Carroll said in his letter, “The city will reserve the absolute right, now and into the future, to move the church building the structure [Sic] to another location at the City’s sole expense.” He estimates the cost to locate the building within 1/2 mile to be $30,000. Carroll says the City must retain the option of demolishing the church or moving it, to preserve use of the underling land for future development of an adjacent city owned 8 acres - a former gravel pit and unauthorized dumping site for some current and former businesses along Loveland Madeira Road. Schickel describes Carroll’s stated need for the underlying church land as a “red herring” that has been, “...blown up, exaggerated and it’s totally false.”
Schickel said he found Carroll’s proposal, “patronizing.” He added that LPC can do the restoration much cheaper.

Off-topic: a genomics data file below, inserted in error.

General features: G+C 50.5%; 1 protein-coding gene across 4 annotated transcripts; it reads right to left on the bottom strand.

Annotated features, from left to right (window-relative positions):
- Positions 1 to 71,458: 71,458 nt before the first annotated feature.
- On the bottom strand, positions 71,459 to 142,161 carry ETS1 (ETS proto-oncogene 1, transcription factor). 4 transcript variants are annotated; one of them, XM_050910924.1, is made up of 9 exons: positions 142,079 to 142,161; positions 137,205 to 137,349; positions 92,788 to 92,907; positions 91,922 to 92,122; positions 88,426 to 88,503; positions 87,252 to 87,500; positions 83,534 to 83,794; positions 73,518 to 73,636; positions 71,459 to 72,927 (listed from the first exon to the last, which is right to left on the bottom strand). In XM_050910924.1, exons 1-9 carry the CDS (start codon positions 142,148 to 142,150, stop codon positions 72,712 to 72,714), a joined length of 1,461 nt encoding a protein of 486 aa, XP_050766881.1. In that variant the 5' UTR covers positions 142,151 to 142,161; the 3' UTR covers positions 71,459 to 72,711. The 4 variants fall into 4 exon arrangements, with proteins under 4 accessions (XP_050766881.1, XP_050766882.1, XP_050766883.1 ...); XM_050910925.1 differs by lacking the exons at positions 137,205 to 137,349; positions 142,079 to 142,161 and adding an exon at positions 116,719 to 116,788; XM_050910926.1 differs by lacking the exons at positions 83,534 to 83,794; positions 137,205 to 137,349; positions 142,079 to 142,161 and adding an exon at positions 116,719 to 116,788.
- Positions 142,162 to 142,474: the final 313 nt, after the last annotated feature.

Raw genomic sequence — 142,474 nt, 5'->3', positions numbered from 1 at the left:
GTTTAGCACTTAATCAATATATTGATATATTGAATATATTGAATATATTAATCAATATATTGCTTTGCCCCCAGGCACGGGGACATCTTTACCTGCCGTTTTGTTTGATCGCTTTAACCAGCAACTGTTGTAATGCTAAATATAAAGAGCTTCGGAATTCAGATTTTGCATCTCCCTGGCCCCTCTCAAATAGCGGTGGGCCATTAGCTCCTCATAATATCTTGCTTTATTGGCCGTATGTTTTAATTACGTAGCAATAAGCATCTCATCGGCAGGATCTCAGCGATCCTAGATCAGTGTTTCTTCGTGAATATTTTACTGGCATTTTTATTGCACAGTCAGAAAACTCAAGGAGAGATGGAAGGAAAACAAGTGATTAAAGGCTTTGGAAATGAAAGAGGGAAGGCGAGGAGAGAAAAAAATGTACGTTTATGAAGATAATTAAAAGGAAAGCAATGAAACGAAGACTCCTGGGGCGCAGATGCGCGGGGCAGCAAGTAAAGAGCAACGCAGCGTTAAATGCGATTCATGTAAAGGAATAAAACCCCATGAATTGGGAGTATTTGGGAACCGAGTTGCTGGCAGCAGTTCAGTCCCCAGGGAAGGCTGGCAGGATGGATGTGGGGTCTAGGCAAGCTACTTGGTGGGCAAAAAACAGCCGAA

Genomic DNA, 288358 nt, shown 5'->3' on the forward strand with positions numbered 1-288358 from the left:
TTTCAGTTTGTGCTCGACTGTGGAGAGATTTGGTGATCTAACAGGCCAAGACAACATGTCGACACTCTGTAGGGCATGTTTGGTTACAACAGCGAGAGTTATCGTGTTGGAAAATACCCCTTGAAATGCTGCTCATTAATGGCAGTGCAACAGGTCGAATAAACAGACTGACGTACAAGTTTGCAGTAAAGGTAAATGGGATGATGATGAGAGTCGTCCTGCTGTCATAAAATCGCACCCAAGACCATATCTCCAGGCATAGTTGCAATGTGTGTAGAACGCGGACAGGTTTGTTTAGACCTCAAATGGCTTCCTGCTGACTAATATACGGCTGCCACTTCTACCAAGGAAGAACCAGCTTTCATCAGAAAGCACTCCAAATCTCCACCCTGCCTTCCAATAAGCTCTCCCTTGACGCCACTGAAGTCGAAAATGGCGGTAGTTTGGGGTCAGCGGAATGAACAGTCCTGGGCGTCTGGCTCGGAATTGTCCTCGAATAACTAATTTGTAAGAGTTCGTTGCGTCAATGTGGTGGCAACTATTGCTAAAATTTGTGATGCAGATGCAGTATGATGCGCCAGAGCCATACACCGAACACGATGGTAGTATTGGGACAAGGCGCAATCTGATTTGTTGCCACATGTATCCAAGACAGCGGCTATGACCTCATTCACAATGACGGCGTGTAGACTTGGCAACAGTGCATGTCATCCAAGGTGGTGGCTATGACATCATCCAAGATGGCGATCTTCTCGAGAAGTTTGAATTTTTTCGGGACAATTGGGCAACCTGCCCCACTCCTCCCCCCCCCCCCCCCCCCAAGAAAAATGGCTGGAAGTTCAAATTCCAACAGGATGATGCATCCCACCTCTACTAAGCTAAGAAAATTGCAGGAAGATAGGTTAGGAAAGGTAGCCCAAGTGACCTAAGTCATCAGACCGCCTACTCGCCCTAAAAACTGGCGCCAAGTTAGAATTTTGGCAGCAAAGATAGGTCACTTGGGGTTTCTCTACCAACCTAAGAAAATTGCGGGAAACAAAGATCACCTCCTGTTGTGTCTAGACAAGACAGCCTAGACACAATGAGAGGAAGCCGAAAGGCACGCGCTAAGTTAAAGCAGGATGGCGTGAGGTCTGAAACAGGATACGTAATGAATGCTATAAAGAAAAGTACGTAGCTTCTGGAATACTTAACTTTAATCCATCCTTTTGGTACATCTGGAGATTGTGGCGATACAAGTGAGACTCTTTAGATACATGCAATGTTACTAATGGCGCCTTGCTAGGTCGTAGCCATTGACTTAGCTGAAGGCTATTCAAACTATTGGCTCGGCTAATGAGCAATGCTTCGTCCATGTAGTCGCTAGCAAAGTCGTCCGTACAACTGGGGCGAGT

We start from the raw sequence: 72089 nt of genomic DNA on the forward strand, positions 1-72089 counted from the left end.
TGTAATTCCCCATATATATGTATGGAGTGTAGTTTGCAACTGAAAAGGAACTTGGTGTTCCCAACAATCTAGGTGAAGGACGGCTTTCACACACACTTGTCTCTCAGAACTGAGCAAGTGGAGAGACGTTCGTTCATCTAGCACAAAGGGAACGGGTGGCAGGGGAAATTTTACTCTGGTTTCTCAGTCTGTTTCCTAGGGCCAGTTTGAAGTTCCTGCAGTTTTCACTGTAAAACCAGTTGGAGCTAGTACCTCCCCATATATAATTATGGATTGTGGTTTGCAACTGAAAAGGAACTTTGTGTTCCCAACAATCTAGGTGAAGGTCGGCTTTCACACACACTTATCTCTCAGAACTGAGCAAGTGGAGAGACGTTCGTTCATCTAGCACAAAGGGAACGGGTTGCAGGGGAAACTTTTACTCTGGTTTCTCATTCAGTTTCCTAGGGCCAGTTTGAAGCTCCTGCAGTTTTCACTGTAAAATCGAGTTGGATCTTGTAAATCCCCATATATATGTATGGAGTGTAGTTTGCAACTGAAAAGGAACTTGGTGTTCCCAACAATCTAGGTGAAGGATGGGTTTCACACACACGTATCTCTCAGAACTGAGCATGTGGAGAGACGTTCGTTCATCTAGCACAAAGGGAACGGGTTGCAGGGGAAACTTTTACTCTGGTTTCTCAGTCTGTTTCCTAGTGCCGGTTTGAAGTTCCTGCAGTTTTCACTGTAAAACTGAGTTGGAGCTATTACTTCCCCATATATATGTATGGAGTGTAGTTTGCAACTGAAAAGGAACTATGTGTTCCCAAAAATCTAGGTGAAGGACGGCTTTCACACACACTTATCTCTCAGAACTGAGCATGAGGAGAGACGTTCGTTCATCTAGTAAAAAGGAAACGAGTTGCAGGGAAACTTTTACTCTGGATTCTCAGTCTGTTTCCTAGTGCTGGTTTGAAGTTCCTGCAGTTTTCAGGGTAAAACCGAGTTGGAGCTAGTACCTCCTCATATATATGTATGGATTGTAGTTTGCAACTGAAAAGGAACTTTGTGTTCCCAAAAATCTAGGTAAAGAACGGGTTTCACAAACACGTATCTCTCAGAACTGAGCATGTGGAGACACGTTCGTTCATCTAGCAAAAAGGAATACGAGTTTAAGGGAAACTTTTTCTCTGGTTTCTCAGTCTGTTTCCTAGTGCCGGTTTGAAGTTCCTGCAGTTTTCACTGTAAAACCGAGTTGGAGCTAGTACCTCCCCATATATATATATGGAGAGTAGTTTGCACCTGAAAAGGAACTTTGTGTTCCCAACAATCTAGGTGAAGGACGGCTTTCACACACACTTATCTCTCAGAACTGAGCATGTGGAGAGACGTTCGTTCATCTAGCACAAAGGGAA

Oguah said LPC membership is comprised of professionals very well educated in their various disciplines and perfectly capable of managing their own money and the preservation efforts.
"I find it quite frankly, insulting. I feel like Loveland is a dictatorship, anything but a democracy.” She continued, “So, whatever heat I have to take for speaking out honestly and just getting down to the brass tacks today… I just have to take it. It will be on my back. This micro managing, this dictatorship, is just too much. Just treat us like any responsible citizens”
“We’ve danced around this game for a long time,” Aguah said.
While Oguah and Schickel were at the podium, no one at the council table including the city Manager entered into a dialogue with them. After the public forum microphone was turned off, Mayor Rob Weisgerber explained why he thought the City should retain control over the property.
Since the council meeting, council-members, Paulette Leeper, Angie Settell, and Linda Cox have met with Schickel or Oguah at the church to discuss access concerns to the 8 acre parcel Carroll hopes to someday use for economic development.
If you would like to contribute time or money to saving the church from the wrecking ball contact Paula Aguah at: firstname.lastname@example.org
Editor’s Note and Disclosure: Loveland Magazine has provided resources for LPB, and Publisher, David Miller has contributed personal funds for the church restoration project.